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From infants to adulthood
Getting kids off to a healthy start and helping them maintain a healthy life, begins right at birth. As fast as kids change and grow, it’s crucial to stay on top of their changing health care needs.
It’s also important to read, talk and sing with kids from day one. This interaction helps parents build a life-long bond with their children. And, it impacts how kids’ brains grow. Since 90 percent of a child’s brain develops during the first five years of life, that’s huge. Watch this video to hear from Twin Cities leaders about why reading and our other Children’s Health Initiative efforts are so important.
You may be interested in
- When is too soon to look for your baby’s doctor? As you prepare for your baby’s birth, it’s also a good time to find the right doctor for your child. Look for a pediatrician or family medicine doctor that fits your needs and you feel can be your go-to care provider from infancy through high school.
- Why does your baby need a doctor? Your baby’s doctor will visit your newborn shortly after birth to provide a new baby exam. It’s the best way to begin a new life.
- Wondering when your baby needs what? There’s all types of information out there, so it’s best to listen to what your baby’s doctor suggests. The doctor will explain how often your infant should be seen, when immunizations are needed and help you stay on top of your baby’s general health and growth.
- How are you doing? Giving birth is an exciting time and comes with new responsibilities, stress, lack of sleep and even frustrations. You’re best for your baby when you take care of yourself. If you need help adjusting to the new person in your life or feel depressed, talk to your doctor or a behavioral health expert.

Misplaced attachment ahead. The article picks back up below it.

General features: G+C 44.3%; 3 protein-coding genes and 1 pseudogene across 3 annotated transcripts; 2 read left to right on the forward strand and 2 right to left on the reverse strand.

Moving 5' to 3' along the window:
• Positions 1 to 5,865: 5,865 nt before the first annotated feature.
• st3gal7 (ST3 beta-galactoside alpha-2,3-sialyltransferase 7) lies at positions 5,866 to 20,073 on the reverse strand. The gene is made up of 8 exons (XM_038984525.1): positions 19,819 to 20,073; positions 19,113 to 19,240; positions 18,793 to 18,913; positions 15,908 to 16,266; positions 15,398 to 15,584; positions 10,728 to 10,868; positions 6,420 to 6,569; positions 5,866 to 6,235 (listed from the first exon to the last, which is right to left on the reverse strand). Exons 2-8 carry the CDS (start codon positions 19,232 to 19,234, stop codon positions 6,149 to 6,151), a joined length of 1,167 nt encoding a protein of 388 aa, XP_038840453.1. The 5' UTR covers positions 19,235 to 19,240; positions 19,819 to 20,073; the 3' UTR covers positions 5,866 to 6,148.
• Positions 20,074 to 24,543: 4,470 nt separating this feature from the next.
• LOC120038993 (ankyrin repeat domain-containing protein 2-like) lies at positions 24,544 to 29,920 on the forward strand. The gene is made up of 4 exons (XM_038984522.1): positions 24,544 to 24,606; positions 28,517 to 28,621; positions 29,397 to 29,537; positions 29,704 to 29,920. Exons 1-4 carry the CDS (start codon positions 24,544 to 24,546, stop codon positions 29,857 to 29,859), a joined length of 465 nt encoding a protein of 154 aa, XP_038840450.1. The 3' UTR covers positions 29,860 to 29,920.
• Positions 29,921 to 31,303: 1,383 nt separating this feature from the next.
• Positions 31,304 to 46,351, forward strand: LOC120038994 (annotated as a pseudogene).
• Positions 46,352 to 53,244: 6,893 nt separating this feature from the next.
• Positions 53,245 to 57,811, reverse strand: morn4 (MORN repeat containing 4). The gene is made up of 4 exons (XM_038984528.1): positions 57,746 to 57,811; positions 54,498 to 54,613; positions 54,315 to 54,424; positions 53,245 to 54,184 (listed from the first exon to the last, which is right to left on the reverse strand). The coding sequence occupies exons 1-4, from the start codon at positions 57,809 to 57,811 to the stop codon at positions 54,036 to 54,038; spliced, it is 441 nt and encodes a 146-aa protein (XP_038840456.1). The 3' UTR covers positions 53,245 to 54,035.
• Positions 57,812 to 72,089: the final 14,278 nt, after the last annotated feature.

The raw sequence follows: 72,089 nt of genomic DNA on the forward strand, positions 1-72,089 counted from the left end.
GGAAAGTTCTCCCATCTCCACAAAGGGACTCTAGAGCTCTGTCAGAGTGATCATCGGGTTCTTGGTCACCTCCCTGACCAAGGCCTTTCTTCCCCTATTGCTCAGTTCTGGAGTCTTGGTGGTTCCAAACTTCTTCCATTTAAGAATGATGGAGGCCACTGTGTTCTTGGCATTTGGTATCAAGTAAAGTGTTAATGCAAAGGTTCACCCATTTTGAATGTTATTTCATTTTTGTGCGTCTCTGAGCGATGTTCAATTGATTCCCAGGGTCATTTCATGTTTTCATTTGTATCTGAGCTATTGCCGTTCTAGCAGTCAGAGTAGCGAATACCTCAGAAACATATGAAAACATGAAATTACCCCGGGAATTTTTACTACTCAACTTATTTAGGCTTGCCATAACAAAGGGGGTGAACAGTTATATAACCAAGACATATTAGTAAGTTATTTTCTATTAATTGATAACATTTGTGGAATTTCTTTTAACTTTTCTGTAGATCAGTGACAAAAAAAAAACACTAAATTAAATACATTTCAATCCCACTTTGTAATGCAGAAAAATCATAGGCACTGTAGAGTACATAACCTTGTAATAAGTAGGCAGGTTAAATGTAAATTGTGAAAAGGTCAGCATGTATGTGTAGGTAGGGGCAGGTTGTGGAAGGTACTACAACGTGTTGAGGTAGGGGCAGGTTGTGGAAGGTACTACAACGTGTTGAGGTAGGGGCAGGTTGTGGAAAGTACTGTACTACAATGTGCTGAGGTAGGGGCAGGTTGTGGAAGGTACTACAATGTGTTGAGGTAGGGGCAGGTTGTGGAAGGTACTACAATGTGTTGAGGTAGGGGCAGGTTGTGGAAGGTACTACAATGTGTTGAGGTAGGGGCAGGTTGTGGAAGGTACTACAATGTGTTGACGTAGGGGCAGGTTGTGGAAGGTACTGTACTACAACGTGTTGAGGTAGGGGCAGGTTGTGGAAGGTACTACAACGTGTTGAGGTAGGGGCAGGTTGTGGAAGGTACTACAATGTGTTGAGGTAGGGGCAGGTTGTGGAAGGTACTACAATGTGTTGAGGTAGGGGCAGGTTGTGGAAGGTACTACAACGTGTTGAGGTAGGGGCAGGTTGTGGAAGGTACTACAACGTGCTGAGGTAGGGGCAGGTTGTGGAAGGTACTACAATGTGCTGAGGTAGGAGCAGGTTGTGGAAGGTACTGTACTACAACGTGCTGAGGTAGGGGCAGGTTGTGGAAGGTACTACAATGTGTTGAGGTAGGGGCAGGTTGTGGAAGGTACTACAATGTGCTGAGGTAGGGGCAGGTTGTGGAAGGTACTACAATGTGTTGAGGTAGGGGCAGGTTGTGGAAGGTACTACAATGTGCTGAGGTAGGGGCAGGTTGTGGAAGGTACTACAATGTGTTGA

- How do you keep your baby healthy? Your doctor and health care team can help you understand what to expect as your baby grows into the toddler years. Your pediatrician or family medicine doctor will monitor growth, help if your baby gets sick and be your guide for ongoing health needs.
- You’re not alone…really. As your child grows and changes, you’ll be met with new and unexpected health situations. Call your doctor with concerns. Or, find an urgent care clinic if you need to have your child seen right away. Always call 911 if you think it is a life-threatening event.
- What’s the best way to prepare for school? Understand what your school district requires in terms of immunizations, school physicals and sports physicals. Your doctor can help you be sure your child is ready each year.
- What if your child has behavioral issues? Your child’s pediatrician or family medicine doctor can help recognize issues. You’ll find help for your child that may enhance achievements and quality of life.
- Activity is fun. Help your child maintain a healthy lifestyle through exercise and proper nutrition as they grow. Check with your child’s doctor if you have concerns.
- How is your student doing? There are a lot of pressures on tweens and teenagers. Some feel the stress of wanting to “fit-in”, some are bullied and some feel pressured to get good grades. Listen to your student and watch for signs of undo stress. Your doctor can help you decide if your child needs additional help or resources.
- Is your baby 18 years old already? If your child’s doctor is a pediatrician, talk to him or her and discuss when your child should transition to a family medicine or internal medicine doctor. It is usually somewhere between 18 and 20 years old.
- How is your young adult doing? If you, another family member or your child’s friend notices a change in your child’s emotional health, talk to your doctor or a behavioral health expert.